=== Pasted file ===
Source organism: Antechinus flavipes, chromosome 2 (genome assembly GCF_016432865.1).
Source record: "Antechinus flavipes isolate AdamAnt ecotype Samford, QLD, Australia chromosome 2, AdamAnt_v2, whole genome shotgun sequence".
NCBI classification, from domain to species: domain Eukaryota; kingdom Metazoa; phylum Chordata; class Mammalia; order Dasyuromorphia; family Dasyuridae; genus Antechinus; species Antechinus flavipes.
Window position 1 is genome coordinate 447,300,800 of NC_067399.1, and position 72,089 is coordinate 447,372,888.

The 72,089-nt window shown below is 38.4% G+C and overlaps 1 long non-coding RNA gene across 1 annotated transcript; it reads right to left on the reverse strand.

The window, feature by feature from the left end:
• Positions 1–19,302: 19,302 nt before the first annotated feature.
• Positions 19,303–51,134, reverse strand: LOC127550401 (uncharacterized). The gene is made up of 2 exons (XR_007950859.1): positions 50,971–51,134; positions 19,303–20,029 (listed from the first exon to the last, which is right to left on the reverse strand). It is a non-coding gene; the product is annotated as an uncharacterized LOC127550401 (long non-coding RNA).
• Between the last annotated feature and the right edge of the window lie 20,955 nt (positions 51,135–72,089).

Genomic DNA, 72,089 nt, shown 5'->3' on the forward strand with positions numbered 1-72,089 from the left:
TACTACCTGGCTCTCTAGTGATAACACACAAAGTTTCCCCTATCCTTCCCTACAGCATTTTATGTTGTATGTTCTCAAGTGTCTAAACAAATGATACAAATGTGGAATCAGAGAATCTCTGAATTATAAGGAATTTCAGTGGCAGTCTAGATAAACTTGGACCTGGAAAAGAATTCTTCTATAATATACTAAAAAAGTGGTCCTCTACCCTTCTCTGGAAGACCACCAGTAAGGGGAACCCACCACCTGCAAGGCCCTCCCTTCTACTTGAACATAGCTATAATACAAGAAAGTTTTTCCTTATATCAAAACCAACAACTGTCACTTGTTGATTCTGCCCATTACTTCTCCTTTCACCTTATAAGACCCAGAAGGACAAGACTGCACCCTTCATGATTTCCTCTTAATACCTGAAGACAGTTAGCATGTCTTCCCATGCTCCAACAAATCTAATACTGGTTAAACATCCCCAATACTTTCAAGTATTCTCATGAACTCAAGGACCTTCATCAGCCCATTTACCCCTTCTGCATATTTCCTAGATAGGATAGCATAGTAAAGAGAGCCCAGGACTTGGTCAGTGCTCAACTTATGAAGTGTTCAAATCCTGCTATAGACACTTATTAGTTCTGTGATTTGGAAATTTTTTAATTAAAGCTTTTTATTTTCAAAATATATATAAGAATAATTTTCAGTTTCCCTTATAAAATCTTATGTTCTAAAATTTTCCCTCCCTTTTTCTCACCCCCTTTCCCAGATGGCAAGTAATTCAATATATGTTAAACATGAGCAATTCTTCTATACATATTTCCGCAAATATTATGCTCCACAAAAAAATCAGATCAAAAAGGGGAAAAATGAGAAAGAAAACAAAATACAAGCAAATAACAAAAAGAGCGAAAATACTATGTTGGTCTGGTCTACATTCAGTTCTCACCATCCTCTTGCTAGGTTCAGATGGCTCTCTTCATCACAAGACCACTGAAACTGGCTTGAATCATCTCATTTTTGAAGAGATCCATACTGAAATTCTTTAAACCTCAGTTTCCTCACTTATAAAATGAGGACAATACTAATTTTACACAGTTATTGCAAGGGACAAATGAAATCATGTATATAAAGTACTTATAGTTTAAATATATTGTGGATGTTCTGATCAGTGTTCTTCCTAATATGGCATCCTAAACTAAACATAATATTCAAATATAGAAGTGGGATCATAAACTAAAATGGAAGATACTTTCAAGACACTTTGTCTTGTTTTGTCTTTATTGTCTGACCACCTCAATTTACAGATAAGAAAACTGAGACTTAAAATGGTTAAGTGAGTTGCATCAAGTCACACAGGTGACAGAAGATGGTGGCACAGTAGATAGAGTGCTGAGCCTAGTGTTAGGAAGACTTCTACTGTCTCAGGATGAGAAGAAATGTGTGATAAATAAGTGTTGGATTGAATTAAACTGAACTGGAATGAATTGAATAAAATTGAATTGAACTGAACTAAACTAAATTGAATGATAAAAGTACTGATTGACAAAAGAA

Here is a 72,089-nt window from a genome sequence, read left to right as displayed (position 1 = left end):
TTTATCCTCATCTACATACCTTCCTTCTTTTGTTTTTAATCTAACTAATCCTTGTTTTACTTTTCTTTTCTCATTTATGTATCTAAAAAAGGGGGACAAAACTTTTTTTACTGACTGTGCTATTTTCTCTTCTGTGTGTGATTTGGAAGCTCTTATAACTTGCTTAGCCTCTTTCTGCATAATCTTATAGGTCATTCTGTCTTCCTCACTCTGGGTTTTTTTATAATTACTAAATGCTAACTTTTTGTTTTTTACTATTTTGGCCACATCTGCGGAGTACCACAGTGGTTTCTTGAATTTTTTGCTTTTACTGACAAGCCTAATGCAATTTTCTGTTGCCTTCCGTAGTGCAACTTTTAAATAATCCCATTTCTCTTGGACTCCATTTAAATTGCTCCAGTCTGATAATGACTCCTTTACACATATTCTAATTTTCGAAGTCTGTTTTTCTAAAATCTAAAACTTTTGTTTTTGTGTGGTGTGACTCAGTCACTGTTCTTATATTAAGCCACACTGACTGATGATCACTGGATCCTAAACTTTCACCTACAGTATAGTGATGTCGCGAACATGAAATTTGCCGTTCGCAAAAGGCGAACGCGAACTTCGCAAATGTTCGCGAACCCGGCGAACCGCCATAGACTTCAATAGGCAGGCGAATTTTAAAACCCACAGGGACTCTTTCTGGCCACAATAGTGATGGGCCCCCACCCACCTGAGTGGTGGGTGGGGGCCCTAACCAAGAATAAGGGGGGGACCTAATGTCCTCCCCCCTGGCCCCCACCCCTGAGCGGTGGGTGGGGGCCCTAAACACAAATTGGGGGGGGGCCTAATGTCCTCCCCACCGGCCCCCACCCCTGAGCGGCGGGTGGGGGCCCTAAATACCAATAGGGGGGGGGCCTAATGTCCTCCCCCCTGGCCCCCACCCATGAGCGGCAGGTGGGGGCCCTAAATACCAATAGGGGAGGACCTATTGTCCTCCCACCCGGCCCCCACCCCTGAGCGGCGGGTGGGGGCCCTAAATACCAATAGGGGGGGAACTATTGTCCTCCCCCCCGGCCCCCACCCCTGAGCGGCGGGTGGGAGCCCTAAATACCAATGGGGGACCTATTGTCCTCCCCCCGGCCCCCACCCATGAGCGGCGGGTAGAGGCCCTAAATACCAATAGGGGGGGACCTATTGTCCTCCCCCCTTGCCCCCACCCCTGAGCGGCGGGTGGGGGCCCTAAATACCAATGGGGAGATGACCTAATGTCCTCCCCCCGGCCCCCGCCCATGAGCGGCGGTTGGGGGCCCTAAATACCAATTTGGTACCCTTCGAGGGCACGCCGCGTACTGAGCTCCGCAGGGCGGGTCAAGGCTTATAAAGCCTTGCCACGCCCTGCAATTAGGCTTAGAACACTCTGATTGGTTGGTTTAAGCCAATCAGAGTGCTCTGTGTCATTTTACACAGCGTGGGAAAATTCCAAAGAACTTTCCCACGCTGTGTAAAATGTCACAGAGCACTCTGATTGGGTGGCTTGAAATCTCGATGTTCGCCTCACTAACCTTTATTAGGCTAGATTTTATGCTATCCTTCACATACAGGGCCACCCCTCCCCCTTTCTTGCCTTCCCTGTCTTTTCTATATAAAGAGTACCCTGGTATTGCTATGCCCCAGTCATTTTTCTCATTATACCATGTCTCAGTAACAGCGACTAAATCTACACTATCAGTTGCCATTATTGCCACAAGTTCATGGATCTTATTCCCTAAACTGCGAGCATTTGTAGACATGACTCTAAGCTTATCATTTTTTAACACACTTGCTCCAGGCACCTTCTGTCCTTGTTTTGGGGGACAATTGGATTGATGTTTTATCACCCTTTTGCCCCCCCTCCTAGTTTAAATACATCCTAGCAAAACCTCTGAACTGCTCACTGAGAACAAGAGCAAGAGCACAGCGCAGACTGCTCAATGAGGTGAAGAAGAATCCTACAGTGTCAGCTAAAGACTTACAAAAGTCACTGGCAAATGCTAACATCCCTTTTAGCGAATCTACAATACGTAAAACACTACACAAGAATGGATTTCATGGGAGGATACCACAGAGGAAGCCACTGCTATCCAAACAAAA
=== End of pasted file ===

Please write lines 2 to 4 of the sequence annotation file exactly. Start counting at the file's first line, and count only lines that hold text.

Source record: "Antechinus flavipes isolate AdamAnt ecotype Samford, QLD, Australia chromosome 2, AdamAnt_v2, whole genome shotgun sequence".
NCBI classification, from domain to species: domain Eukaryota; kingdom Metazoa; phylum Chordata; class Mammalia; order Dasyuromorphia; family Dasyuridae; genus Antechinus; species Antechinus flavipes.
Window position 1 is genome coordinate 447,300,800 of NC_067399.1, and position 72,089 is coordinate 447,372,888.